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Yu Chen

Yu Chen

East China University of Science and Technology, China

Title: Polymer covalently modified graphene for nonvolatile rewritable memory

Biography

Yu Chen is a full Professor of East China University of Science and Technology in Shanghai. He received his PhD in Organic Chemistry at Fudan University in 1996. In 2000, he joined Prof. Dr. Michael Hanack's group at the University of Tuebingen as an Alexander von Humboldt research fellow. At the end of October 2002, he moved to the University of Washington, and worked with Prof. Dr. Alex K.Y. Jen as a Research Associate. In 2004, he joined Professor Dr. Osamu Ito’s group at the Tohoku University as a research scientist. He has published more than 160 papers in the peer-review journals.

Abstract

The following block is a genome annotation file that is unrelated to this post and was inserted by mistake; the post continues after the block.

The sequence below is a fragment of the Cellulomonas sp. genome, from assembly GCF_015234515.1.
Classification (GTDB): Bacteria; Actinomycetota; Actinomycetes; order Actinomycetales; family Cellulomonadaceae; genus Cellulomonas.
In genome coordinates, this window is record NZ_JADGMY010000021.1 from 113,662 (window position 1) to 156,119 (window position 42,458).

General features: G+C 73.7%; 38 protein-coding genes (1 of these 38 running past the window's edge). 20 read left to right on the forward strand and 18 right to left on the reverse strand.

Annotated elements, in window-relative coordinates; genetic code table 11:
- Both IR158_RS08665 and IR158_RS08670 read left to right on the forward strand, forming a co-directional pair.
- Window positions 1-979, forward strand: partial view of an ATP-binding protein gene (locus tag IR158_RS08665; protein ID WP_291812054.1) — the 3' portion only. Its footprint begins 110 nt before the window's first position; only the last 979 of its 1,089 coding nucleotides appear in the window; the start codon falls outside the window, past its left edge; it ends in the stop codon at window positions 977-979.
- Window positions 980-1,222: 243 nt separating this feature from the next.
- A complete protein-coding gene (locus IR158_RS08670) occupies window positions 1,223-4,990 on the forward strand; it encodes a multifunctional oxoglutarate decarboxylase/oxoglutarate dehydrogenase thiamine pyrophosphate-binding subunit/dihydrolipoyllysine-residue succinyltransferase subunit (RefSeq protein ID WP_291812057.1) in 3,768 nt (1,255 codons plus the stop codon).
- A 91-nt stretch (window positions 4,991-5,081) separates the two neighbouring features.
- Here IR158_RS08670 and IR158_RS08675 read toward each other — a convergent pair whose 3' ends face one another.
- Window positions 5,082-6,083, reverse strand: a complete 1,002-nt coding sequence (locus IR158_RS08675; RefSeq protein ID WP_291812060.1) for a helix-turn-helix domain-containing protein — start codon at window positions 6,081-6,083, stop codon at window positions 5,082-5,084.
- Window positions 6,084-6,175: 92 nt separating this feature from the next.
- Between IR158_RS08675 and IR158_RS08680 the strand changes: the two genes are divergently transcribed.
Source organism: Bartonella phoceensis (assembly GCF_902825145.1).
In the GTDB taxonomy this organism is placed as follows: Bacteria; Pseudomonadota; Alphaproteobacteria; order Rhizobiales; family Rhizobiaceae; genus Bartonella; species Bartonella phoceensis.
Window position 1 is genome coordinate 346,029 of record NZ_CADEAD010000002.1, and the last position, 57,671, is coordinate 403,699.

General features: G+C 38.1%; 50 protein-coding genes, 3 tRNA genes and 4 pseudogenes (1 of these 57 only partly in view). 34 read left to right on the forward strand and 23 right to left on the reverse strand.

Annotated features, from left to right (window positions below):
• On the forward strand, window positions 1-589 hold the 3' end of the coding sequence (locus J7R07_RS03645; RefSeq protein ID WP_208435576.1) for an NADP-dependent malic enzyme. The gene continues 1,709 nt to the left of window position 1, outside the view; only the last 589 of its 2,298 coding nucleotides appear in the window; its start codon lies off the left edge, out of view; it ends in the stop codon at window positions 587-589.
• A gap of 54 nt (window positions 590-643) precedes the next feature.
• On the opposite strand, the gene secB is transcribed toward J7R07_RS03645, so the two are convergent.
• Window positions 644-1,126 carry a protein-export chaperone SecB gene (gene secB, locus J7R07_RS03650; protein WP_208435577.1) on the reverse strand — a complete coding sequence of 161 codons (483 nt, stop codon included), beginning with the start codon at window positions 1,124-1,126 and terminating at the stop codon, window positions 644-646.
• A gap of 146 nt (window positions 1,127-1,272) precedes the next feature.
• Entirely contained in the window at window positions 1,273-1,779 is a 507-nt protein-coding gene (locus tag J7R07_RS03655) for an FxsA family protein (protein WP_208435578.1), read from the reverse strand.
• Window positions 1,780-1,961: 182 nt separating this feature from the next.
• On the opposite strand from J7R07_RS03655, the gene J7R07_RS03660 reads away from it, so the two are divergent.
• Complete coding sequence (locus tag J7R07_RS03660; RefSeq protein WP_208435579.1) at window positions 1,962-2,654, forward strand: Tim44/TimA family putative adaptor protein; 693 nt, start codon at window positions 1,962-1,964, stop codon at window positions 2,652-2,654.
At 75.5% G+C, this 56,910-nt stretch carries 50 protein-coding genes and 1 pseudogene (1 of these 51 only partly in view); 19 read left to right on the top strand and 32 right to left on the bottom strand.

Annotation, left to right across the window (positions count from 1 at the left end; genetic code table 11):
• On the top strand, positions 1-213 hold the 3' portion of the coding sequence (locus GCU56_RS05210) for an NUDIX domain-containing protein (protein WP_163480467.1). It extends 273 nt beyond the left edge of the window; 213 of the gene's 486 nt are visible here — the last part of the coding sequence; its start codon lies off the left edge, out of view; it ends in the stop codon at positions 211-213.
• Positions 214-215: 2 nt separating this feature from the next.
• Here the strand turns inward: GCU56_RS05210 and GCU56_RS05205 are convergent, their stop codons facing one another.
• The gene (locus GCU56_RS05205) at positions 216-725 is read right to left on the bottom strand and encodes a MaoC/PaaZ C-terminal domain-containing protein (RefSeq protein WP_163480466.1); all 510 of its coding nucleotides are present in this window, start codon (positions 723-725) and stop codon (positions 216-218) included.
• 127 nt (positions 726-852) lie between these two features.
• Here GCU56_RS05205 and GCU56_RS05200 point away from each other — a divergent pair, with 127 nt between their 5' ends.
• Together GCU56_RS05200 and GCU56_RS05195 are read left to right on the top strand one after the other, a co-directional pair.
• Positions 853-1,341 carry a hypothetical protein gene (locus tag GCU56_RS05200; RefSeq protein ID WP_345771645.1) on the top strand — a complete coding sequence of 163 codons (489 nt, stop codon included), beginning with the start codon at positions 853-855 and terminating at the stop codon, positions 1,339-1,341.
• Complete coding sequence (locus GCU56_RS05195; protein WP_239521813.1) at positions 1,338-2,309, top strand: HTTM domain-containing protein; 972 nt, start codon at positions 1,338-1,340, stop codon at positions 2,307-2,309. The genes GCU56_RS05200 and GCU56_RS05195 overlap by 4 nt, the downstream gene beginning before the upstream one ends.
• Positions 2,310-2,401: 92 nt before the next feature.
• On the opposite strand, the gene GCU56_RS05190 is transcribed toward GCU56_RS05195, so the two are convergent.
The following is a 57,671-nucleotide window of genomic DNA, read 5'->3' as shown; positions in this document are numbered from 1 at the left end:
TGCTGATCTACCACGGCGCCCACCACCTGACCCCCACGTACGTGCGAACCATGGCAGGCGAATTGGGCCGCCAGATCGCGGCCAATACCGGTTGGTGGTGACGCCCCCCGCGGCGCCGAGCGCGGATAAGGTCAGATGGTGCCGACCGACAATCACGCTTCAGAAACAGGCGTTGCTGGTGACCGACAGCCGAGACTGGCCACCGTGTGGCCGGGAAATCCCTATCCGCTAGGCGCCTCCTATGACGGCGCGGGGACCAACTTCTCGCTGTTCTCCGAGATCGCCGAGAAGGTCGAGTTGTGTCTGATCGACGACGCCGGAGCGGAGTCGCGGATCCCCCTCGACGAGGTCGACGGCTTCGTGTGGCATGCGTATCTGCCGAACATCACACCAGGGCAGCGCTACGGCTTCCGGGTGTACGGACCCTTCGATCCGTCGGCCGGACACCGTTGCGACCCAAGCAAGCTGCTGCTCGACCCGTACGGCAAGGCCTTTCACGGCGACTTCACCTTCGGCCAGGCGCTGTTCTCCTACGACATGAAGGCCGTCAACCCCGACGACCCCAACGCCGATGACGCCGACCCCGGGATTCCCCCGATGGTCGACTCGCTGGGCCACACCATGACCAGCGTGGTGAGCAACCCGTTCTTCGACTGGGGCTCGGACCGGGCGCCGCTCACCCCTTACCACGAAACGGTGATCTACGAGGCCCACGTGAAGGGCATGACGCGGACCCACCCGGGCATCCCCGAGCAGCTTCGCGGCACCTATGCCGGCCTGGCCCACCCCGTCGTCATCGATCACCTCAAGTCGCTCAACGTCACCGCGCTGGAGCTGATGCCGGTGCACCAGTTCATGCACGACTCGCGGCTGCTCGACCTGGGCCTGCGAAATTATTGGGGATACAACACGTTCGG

The data storage performance, stability and reliability of the graphene memories have advanced significantly towards practical information storage applications. A number of essential strategies can be employed to control and optimize the switching characteristics of graphene memories for practical information storage applications. Covalent functionalization of graphene oxide (GO) or, reduced graphene oxide (RGO) with electroactive polymers is an effective and versatile approach to tuning the electronic properties of graphene. The facile engineering of GO/RGO energy bandgap through polymer functionalization also provides an alternative route to supplement the lithographical patterning of graphene sheets into low dimensional nanostructures and chemical modification of graphene nanoribbons. By using the “grafting to” or “grafting from” method, we have synthesized a new series of soluble polymer-covalently grafted GO/RGO functional materials. Bistable electrical switching effects and non-volatile rewritable memory effects were observed in the ITO/graphene-based polymer/Al sandwiched devices, with small switch-on voltage of about -1~-2 V and the ON/OFF current ratio of more than 103. The non-volatile nature of the ON state and the ability to write, read and erase the electrical states fulfilled the functionality of a rewritable memory. Both the ON and OFF states were stable under a constant voltage stress for more than 104 s and survived up to 108. read cycles at a read voltage of -1.0 V.